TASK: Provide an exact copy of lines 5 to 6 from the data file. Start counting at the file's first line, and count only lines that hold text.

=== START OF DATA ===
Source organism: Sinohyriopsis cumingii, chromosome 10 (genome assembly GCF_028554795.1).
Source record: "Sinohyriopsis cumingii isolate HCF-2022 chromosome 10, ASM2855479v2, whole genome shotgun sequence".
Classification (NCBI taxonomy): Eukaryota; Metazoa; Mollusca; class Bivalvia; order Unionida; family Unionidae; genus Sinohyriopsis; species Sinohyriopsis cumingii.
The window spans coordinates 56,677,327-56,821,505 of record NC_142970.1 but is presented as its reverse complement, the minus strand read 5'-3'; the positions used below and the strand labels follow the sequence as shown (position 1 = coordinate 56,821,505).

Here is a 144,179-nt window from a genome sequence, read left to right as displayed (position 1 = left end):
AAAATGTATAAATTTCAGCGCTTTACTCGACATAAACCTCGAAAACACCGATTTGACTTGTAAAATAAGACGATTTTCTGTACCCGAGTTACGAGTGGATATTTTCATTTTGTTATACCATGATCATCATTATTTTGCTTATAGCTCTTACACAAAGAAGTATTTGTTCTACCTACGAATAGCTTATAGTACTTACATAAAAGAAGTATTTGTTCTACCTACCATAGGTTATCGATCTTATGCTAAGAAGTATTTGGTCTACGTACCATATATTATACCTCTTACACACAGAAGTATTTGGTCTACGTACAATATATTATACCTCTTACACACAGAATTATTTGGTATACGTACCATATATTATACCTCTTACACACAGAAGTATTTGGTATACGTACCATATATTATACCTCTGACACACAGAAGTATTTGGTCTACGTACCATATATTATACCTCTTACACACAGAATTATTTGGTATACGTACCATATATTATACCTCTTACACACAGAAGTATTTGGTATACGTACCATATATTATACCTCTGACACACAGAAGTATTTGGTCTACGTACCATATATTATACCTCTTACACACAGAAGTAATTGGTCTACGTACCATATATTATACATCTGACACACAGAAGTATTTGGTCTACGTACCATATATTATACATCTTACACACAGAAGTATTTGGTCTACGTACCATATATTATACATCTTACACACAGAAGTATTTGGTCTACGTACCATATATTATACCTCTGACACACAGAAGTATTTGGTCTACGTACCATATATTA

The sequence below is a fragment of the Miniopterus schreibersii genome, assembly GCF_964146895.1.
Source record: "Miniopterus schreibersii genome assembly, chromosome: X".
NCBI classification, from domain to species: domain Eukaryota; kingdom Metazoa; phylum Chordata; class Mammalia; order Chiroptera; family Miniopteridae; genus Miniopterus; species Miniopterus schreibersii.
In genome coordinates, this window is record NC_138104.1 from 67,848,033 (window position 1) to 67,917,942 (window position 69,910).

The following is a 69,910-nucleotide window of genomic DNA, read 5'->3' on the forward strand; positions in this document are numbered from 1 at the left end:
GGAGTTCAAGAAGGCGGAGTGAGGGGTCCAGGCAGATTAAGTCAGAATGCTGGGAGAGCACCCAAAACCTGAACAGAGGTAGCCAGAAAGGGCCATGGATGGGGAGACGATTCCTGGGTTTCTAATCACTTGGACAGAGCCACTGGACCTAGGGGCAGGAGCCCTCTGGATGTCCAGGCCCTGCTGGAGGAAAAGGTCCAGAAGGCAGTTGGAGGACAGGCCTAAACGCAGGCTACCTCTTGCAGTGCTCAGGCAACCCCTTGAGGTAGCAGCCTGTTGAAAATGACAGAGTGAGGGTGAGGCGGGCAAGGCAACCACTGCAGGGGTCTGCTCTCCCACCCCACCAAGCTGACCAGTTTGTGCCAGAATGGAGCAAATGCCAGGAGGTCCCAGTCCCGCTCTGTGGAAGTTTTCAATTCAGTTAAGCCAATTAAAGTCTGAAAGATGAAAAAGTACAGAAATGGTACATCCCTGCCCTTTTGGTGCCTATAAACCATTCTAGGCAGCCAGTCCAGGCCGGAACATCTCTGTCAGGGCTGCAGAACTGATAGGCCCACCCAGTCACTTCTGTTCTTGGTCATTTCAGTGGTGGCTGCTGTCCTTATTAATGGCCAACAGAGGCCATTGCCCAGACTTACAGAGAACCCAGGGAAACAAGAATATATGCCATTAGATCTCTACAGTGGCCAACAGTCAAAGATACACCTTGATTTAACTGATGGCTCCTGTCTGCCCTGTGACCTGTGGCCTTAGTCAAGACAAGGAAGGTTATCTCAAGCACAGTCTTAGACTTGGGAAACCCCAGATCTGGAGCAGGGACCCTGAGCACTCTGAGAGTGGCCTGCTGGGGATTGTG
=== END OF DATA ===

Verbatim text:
Here is a 144,179-nt window from a genome sequence, read left to right as displayed (position 1 = left end):
AAAATGTATAAATTTCAGCGCTTTACTCGACATAAACCTCGAAAACACCGATTTGACTTGTAAAATAAGACGATTTTCTGTACCCGAGTTACGAGTGGATATTTTCATTTTGTTATACCATGATCATCATTATTTTGCTTATAGCTCTTACACAAAGAAGTATTTGTTCTACCTACGAATAGCTTATAGTACTTACATAAAAGAAGTATTTGTTCTACCTACCATAGGTTATCGATCTTATGCTAAGAAGTATTTGGTCTACGTACCATATATTATACCTCTTACACACAGAAGTATTTGGTCTACGTACAATATATTATACCTCTTACACACAGAATTATTTGGTATACGTACCATATATTATACCTCTTACACACAGAAGTATTTGGTATACGTACCATATATTATACCTCTGACACACAGAAGTATTTGGTCTACGTACCATATATTATACCTCTTACACACAGAATTATTTGGTATACGTACCATATATTATACCTCTTACACACAGAAGTATTTGGTATACGTACCATATATTATACCTCTGACACACAGAAGTATTTGGTCTACGTACCATATATTATACCTCTTACACACAGAAGTAATTGGTCTACGTACCATATATTATACATCTGACACACAGAAGTATTTGGTCTACGTACCATATATTATACATCTTACACACAGAAGTATTTGGTCTACGTACCATATATTATACATCTTACACACAGAAGTATTTGGTCTACGTACCATATATTATACCTCTGACACACAGAAGTATTTGGTCTACGTACCATATATTA